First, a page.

This will ensure your team will not only be comfortable owning up to mistakes, but also ensuring they know that making mistakes is a natural part of the process. Failure is a learning opportunity, and it’s expected now and again.

Transparency is even more important in the face of extreme adversity. Focus on accountability and communication during challenging times, and your employees will be more willing to accept the results.

3. Encourage Your Team

Providing your team with support and encouragement will not only be appreciated but it will also be reciprocated.

You’ll earn the trust of your staff when you focus on recognizing their contributions. In turn, staff will become comfortable with celebrating the success of others, and supporting their leadership as well.

Supporting your team during the successes and the challenges will ensure they know that you have their backs as a leader, and they’ll be equally willing to do the same for you.

4. Give Credit Where Credit is Due

A quick way to erode trust within your team is to assume credit for others’ work or allow contributions to be inappropriately attributed. It demonstrates a significant lack of empathy.

If you’re given praise for an idea that isn’t yours, actively ensure your team member is given the credit.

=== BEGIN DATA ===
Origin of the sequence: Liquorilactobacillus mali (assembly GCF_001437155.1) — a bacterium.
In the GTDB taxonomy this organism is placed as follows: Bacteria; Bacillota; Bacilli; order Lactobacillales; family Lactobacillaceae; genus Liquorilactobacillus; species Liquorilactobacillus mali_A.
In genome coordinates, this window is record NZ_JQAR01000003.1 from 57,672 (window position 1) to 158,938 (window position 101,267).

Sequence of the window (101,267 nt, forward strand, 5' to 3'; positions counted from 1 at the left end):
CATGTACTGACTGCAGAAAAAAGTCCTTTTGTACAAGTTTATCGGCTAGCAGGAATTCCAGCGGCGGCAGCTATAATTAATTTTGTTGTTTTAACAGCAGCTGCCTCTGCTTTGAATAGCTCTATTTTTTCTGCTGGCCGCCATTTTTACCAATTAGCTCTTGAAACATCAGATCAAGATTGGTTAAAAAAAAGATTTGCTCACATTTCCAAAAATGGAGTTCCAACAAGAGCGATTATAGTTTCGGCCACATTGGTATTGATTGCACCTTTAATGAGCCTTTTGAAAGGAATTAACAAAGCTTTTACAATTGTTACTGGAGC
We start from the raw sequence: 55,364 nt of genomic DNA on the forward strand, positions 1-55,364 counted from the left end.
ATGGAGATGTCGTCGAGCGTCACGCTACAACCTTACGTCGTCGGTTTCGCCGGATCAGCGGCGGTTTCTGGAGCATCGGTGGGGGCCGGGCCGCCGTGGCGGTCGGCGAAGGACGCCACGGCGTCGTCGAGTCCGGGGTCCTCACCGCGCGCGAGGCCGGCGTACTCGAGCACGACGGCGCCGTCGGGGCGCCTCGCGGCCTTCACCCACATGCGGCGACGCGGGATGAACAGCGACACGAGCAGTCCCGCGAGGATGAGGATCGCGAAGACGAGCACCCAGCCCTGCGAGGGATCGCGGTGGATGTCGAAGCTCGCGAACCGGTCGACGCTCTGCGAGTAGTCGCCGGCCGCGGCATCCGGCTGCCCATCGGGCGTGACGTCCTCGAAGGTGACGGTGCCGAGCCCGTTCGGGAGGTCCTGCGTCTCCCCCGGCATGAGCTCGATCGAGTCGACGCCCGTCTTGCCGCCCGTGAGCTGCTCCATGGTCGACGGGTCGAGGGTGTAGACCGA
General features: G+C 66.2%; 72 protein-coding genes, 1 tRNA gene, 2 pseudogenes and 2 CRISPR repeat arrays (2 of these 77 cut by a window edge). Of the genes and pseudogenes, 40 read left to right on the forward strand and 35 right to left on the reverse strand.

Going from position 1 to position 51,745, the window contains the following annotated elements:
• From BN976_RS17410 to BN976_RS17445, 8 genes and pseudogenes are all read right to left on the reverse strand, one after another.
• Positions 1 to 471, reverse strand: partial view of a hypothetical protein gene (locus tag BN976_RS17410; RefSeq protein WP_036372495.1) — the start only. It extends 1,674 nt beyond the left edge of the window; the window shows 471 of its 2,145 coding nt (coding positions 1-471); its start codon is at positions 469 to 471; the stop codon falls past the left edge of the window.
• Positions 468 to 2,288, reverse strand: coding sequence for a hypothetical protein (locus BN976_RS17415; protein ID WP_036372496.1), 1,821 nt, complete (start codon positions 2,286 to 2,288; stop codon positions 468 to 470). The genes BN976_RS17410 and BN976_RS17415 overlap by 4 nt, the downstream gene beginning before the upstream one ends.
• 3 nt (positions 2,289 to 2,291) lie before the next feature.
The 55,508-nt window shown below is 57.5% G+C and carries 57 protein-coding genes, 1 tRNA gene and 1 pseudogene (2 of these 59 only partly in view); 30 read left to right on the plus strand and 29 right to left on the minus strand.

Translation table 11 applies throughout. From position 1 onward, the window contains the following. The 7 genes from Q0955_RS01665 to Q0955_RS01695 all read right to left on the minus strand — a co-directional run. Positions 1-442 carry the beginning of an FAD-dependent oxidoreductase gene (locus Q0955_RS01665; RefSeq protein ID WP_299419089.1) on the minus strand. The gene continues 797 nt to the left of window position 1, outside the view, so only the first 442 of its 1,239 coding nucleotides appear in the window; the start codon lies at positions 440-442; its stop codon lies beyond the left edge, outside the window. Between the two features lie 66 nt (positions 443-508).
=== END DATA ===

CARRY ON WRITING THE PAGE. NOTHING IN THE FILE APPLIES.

This will reflect positively on you as a leader of a team producing good ideas, and ensure your teams understand that you want their contributions recognized. Doing the opposite will not only erode trust but prevent team members from sharing ideas out of fear of that idea being misappropriated.

Trust can be eroded far more quickly than it will be earned. Start from a position of strength by humanizing yourself as a leader. Be vulnerable, be honest, and be accountable. Your teams and your work will benefit.

Build Trust With Teamraderie

According to Frances Frei in the Teamraderie Leadership Lab event, How To Build Trust, the idea that trust takes a long time to build and that once it’s lost it’s gone forever is a myth.

“Rebuilding trust can be just as powerful, even after you’ve lost it,” says Frei.

If you’re struggling with building trust, or need to rebuild it, check out Teamraderie’s Team Trust Journey, created in partnership with Frances Frei, as well as author and speaker Anne Morris.

In this journey, your team will learn how to improve team trust, appreciate each others’ contributions, and connect with each other.